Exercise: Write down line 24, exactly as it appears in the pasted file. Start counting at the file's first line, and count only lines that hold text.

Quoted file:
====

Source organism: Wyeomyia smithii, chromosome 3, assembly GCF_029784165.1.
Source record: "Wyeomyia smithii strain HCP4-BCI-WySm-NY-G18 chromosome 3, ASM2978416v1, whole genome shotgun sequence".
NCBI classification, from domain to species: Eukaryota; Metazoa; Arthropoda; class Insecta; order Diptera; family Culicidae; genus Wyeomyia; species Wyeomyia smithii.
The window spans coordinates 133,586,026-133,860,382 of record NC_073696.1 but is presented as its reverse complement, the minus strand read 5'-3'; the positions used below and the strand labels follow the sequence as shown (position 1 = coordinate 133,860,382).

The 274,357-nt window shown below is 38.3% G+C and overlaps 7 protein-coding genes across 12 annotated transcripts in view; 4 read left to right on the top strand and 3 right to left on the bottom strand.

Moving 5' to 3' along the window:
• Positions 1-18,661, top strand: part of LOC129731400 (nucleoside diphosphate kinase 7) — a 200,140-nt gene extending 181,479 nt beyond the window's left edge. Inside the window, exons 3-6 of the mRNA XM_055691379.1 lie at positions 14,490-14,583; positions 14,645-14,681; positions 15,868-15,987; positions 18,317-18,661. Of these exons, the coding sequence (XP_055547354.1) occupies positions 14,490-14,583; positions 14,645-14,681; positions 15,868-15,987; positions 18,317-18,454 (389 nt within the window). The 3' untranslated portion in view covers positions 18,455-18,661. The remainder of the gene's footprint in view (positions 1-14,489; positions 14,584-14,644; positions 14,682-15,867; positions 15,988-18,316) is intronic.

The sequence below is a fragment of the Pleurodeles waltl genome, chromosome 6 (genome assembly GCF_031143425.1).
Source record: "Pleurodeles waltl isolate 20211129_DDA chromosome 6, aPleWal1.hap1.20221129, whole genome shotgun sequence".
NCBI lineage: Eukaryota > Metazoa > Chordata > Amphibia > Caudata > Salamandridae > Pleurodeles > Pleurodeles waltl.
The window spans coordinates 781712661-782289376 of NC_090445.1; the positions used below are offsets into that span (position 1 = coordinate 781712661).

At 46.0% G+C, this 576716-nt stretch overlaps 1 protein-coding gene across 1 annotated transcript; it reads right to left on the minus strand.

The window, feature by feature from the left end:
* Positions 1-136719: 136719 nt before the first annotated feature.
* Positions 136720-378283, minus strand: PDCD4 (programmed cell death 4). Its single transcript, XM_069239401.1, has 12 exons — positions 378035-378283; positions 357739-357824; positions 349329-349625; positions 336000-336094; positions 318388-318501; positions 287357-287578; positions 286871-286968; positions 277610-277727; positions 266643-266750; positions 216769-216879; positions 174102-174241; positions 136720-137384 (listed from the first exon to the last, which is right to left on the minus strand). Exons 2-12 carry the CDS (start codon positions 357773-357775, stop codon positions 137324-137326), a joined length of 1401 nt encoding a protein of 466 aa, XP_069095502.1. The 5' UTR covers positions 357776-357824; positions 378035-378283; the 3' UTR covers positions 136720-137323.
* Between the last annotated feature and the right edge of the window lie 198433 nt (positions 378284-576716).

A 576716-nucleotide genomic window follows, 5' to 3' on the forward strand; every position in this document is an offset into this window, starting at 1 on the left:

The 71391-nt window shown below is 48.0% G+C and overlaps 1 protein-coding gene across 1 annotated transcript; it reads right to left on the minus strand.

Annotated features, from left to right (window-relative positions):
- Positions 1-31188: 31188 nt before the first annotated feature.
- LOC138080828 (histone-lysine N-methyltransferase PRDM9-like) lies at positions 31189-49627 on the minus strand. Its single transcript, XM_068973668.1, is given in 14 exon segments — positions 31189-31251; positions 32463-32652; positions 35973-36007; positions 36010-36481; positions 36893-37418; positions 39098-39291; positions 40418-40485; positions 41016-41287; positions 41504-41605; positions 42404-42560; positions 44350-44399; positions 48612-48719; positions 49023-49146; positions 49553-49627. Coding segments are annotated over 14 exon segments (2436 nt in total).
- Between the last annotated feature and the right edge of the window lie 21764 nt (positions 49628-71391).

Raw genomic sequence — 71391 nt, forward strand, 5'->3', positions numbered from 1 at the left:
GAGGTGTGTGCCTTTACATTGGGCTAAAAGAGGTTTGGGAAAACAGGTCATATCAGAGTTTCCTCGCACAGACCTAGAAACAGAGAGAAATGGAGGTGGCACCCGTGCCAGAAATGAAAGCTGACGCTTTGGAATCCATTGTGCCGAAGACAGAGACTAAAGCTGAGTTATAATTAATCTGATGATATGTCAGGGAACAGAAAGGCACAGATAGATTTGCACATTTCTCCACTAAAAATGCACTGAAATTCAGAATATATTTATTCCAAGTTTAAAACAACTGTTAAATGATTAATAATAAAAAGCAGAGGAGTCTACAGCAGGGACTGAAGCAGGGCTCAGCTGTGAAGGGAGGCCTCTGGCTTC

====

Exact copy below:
GAGGTGTGTGCCTTTACATTGGGCTAAAAGAGGTTTGGGAAAACAGGTCATATCAGAGTTTCCTCGCACAGACCTAGAAACAGAGAGAAATGGAGGTGGCACCCGTGCCAGAAATGAAAGCTGACGCTTTGGAATCCATTGTGCCGAAGACAGAGACTAAAGCTGAGTTATAATTAATCTGATGATATGTCAGGGAACAGAAAGGCACAGATAGATTTGCACATTTCTCCACTAAAAATGCACTGAAATTCAGAATATATTTATTCCAAGTTTAAAACAACTGTTAAATGATTAATAATAAAAAGCAGAGGAGTCTACAGCAGGGACTGAAGCAGGGCTCAGCTGTGAAGGGAGGCCTCTGGCTTC